Cornus alba ‘Sibirica’

27 Feb

Cornus alba 'Sibirica' (15/08/2015, Kew Gardens, London)

Cornus alba ‘Sibirica’ (15/08/2015, Kew Gardens, London)

Position: Full sun to partial shade.

Soil: Moist but well drained.

Flowering period: Late spring to early summer.

Eventual Height: 3m

Eventual Spread: 3m

Hardiness: 2a, 2b, 3a, 3b, 4a, 4b, 5a, 5b, 6a, 6b, 7a, 7b, 8a, 8b, 9a

Family: Cornaceae

Cornus alba is a deciduous, suckering shrub with an upright habit and a vigorous and growth rate. It has upright stems, with the new shoots being bright red in winter. The foliage is dark green and ovoid to elliptic in shape. The white flowers are borne in flat cymes in late spring and early summer. The ellipsoid fruit that follows are white often tinged with blue.

Cornus alba 'Sibirica' Leaf (15/08/2015, Kew Gardens, London)

Cornus alba ‘Sibirica’ Leaf (15/08/2015, Kew Gardens, London)

Cornus alba, commonly known as Siberian Dogwood, Red-Barked Dogwood or White Dogwood, is native to eastern and central Asia. The first specimen was introduced to England from Siberia in 1741. Like many Cornus species has historically been used  for weaponry, with Cornus alba arrow shaft examples dating back to the Mesolithic era.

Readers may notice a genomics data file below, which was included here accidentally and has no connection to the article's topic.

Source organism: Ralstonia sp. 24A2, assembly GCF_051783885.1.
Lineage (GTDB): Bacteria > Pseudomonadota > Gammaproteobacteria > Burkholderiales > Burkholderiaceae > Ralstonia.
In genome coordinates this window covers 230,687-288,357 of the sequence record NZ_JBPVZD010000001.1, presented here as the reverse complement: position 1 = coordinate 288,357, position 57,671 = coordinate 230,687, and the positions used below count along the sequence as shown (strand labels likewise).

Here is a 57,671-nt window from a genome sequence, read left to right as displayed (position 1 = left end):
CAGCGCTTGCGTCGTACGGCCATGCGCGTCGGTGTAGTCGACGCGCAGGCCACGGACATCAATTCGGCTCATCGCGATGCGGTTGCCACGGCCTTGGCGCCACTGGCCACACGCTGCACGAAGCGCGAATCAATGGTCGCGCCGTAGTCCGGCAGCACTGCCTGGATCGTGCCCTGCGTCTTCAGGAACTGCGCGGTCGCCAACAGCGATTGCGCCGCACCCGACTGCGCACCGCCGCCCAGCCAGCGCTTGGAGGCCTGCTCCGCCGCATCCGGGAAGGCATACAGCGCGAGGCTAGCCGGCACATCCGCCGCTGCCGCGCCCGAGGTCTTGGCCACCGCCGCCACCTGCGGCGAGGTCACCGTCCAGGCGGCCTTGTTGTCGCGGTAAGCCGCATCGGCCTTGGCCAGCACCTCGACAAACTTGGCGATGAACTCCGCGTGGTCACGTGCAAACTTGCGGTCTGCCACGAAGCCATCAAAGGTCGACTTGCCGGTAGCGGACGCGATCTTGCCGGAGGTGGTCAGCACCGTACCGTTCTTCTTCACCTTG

The etymological root of the binomial name Cornus is derived from the Latin cornus ‘horn’, due to its dense properties and was originally the old name for the species Cornus mas. Alba is derived from the Latin meaning ‘white’, in reference to its flowers.

Cornus alba 'Sibirica' Autumn Leaf (20/10/2012, Kew Gardens, London)

Cornus alba ‘Sibirica’ Autumn Leaf (20/10/2012, Kew Gardens, London)

Cornus alba is useful to the landscape architect for its dazzling red shoots in winter an is particularly useful when planted en mass. Only the new wood is this red colour so for full effect the plant should be stooled to near ground level each year.

Ecologically, Cornus alba berries are eaten by some mammals and many birds. The leaves provide food for some moths and caterpillars.

Cornus alba 'Sibirica' Winter Stems (20/02/2011, London)

Cornus alba ‘Sibirica’ Winter Stems (20/02/2011, London)

The Royal Horticultural Society has given Cornus alba ‘Sibirica’ their prestigious Award of Garden Merit in 1993.

Cornus alba prefers moist, fertile, well-drained soils. It tolerates most pH of soil.

Cornus alba is most effective when stooled. This should be carried in March and cut back to 5-10cm above soil level, this will ensure its red stem colour is maintained for the following winter. This should be carried out in spring before the leaf breaks after a winter of enjoying this plants stems.

Davis Landscape Architecture

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